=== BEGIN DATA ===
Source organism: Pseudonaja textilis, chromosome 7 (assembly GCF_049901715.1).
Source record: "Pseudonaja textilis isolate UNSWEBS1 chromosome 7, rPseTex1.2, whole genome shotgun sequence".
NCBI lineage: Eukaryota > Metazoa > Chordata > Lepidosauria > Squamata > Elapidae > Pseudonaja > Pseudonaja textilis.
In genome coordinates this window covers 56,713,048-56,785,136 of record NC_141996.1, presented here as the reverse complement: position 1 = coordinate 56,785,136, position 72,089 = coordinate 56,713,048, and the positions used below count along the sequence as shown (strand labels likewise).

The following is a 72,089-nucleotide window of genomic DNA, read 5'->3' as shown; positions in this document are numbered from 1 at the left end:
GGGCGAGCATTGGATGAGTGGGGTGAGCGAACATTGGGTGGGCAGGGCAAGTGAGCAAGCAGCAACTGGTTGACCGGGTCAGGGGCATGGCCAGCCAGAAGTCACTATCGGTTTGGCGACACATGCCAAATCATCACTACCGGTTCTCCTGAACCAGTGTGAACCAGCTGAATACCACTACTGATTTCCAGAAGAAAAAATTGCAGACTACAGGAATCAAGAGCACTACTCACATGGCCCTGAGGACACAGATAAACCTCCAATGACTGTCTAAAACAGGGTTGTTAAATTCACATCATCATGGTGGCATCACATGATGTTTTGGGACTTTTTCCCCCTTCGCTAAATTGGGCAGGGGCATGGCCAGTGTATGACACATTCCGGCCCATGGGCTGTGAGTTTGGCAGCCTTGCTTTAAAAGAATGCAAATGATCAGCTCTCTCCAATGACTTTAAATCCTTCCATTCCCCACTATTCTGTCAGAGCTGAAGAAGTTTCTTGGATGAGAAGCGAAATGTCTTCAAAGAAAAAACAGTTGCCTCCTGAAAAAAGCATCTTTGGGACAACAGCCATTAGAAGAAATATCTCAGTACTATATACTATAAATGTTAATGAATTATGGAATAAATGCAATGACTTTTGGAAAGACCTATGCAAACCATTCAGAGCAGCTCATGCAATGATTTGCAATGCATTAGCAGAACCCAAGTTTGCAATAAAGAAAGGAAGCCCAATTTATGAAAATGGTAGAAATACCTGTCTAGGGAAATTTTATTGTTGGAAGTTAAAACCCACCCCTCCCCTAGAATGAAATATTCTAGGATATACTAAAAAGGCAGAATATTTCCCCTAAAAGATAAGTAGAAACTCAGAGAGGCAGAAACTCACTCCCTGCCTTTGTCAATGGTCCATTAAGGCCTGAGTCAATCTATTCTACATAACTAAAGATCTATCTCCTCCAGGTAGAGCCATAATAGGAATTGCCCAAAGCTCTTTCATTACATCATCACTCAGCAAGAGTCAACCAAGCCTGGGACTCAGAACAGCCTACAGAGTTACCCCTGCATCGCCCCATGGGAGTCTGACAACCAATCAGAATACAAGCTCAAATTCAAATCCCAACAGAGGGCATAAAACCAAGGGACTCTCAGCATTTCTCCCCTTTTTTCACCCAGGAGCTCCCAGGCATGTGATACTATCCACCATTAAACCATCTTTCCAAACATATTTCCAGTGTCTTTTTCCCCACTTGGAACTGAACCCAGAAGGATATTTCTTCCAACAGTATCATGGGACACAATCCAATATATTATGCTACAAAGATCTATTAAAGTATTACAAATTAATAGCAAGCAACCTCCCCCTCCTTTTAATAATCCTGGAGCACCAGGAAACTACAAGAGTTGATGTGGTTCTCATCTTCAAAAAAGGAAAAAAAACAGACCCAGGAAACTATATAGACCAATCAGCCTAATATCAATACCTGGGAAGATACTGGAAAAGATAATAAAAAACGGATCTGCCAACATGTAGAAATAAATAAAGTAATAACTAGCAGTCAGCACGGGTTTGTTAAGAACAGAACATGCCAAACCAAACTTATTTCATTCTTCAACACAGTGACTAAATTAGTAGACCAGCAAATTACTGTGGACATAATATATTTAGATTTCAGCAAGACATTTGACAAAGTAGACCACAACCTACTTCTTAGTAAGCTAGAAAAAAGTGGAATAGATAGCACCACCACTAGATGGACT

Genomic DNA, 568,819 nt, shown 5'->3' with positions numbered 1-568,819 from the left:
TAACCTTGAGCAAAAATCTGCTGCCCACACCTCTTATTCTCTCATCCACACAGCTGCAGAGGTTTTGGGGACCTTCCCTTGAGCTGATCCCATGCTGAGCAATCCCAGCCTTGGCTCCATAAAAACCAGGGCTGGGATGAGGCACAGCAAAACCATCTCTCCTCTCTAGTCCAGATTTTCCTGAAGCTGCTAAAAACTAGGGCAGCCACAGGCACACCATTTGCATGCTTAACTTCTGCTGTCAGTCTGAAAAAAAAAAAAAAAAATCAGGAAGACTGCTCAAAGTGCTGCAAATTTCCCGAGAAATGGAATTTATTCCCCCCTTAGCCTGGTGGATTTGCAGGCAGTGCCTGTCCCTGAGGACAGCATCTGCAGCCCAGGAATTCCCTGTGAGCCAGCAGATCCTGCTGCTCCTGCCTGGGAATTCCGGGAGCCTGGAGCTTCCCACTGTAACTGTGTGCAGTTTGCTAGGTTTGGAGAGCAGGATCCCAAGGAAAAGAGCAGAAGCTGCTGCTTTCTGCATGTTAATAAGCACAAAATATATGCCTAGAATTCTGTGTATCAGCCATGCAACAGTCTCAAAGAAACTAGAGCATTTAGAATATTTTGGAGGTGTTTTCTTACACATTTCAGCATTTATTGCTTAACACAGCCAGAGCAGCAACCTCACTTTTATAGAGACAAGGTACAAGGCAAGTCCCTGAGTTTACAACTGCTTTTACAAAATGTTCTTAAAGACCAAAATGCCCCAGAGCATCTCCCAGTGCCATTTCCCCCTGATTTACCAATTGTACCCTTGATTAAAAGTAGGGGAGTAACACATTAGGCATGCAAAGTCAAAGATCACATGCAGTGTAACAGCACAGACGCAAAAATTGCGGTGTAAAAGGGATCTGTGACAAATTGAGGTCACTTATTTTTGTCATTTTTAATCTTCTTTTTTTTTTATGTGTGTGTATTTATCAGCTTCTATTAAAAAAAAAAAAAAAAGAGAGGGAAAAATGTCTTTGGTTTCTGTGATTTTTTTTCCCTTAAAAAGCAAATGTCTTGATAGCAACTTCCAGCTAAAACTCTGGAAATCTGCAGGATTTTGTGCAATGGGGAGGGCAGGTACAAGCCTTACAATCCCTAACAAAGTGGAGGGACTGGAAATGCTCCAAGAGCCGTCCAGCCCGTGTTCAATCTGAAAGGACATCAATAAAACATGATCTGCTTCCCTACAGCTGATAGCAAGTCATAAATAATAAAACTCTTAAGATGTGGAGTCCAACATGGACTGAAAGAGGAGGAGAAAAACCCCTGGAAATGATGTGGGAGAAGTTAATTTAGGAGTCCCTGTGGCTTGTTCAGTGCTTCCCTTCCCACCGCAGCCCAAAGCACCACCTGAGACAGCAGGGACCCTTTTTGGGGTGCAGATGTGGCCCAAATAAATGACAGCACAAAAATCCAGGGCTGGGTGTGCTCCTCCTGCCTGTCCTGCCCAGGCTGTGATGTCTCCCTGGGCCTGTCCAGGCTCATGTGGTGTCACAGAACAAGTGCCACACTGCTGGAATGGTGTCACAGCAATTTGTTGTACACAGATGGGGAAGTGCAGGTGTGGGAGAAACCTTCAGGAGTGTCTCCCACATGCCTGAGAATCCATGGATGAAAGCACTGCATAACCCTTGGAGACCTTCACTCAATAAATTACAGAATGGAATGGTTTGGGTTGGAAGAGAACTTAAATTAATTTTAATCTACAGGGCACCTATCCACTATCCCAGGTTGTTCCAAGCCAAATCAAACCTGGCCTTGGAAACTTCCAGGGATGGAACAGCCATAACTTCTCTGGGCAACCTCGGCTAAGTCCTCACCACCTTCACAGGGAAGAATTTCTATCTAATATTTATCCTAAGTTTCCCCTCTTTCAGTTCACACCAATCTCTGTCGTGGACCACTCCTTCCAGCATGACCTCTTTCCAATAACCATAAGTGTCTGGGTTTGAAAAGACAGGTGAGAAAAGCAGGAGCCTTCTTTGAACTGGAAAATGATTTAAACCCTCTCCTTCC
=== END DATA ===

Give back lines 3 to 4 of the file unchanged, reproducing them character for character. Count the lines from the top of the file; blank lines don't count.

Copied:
NCBI lineage: Eukaryota > Metazoa > Chordata > Lepidosauria > Squamata > Elapidae > Pseudonaja > Pseudonaja textilis.
In genome coordinates this window covers 56,713,048-56,785,136 of record NC_141996.1, presented here as the reverse complement: position 1 = coordinate 56,785,136, position 72,089 = coordinate 56,713,048, and the positions used below count along the sequence as shown (strand labels likewise).